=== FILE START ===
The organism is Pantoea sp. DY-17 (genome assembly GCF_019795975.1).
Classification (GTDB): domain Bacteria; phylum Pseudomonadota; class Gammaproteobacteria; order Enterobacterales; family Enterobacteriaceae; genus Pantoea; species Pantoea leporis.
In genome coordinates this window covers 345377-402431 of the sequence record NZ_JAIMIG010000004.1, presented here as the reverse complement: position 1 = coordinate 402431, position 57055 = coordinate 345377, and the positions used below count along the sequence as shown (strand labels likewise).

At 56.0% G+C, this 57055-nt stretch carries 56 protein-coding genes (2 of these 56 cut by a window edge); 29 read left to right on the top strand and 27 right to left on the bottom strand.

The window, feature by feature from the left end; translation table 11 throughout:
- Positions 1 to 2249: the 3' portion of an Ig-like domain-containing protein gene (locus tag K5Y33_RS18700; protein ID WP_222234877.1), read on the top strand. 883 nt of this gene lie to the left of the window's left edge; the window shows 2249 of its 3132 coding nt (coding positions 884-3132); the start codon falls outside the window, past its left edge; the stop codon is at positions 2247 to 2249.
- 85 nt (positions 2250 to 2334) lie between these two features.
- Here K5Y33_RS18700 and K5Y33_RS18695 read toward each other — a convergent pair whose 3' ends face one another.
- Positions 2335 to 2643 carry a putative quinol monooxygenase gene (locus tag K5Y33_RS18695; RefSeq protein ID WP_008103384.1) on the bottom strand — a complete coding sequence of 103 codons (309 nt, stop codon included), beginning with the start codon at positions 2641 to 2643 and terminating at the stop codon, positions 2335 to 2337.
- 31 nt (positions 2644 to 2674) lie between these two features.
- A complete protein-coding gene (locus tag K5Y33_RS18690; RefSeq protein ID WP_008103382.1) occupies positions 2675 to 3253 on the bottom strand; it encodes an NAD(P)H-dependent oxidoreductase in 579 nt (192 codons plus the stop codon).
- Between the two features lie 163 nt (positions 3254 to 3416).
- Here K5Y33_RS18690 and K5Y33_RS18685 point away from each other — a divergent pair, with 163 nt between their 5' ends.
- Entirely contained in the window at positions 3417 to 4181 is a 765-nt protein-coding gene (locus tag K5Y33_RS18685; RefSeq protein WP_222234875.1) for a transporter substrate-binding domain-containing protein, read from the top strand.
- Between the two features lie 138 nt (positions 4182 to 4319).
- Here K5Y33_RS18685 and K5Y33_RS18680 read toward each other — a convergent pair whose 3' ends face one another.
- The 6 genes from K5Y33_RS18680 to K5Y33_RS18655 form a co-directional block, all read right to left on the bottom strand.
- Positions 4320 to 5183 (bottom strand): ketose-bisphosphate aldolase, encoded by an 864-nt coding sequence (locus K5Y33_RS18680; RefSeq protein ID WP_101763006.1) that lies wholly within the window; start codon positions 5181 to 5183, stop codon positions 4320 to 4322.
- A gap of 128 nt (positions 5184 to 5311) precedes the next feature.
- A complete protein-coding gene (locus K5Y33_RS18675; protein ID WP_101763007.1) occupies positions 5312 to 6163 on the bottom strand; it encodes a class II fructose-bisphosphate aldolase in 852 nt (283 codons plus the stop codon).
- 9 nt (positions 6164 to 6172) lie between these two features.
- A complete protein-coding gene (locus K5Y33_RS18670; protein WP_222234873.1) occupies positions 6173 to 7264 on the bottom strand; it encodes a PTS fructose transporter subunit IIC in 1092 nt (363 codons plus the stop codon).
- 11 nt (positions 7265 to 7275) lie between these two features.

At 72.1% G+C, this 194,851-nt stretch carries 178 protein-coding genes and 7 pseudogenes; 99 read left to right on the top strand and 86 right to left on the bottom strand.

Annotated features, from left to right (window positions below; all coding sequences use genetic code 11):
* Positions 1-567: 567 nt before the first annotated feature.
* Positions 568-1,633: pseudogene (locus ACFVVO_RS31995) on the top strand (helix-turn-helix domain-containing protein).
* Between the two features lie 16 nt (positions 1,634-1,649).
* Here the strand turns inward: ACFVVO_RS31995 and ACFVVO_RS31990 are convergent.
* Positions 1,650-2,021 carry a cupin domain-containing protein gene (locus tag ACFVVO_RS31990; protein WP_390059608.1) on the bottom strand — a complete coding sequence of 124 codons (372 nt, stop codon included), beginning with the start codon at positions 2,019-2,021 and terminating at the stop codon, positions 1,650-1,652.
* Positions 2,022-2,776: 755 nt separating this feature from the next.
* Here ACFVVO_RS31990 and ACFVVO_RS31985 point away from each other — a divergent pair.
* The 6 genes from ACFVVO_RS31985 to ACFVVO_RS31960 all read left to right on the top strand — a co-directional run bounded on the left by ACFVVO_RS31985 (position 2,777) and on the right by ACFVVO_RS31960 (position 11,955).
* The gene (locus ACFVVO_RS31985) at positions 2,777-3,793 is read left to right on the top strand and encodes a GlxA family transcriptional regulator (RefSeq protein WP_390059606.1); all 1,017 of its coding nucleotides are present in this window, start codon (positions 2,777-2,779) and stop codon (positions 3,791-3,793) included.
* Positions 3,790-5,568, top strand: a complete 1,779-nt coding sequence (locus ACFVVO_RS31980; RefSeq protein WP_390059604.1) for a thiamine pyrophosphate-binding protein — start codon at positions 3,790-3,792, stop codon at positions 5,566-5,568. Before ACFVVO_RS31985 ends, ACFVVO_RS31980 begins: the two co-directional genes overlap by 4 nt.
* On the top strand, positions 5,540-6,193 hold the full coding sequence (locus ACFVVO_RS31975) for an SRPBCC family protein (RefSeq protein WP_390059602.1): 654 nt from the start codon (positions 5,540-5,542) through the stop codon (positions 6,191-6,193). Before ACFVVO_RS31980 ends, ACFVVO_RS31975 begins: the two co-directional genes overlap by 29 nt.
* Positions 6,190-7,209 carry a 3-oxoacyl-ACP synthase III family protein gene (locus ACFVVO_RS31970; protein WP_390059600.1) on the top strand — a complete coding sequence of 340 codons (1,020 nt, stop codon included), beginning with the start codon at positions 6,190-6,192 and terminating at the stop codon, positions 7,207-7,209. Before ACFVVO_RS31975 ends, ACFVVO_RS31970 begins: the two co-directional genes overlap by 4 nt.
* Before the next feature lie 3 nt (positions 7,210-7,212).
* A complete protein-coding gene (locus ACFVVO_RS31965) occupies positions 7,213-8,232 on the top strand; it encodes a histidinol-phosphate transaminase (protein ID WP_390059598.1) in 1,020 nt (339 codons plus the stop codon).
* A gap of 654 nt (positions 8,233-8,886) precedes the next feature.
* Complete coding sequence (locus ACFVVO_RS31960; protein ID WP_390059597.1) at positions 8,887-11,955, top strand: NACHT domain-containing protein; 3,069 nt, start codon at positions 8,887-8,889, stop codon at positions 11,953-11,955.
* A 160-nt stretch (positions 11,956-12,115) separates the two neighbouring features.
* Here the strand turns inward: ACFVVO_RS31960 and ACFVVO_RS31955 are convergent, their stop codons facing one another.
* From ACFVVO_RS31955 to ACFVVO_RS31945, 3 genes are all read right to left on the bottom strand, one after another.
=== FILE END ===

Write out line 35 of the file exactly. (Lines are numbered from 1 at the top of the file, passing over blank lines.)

* Positions 3,790-5,568, top strand: a complete 1,779-nt coding sequence (locus ACFVVO_RS31980; RefSeq protein WP_390059604.1) for a thiamine pyrophosphate-binding protein — start codon at positions 3,790-3,792, stop codon at positions 5,566-5,568. Before ACFVVO_RS31985 ends, ACFVVO_RS31980 begins: the two co-directional genes overlap by 4 nt.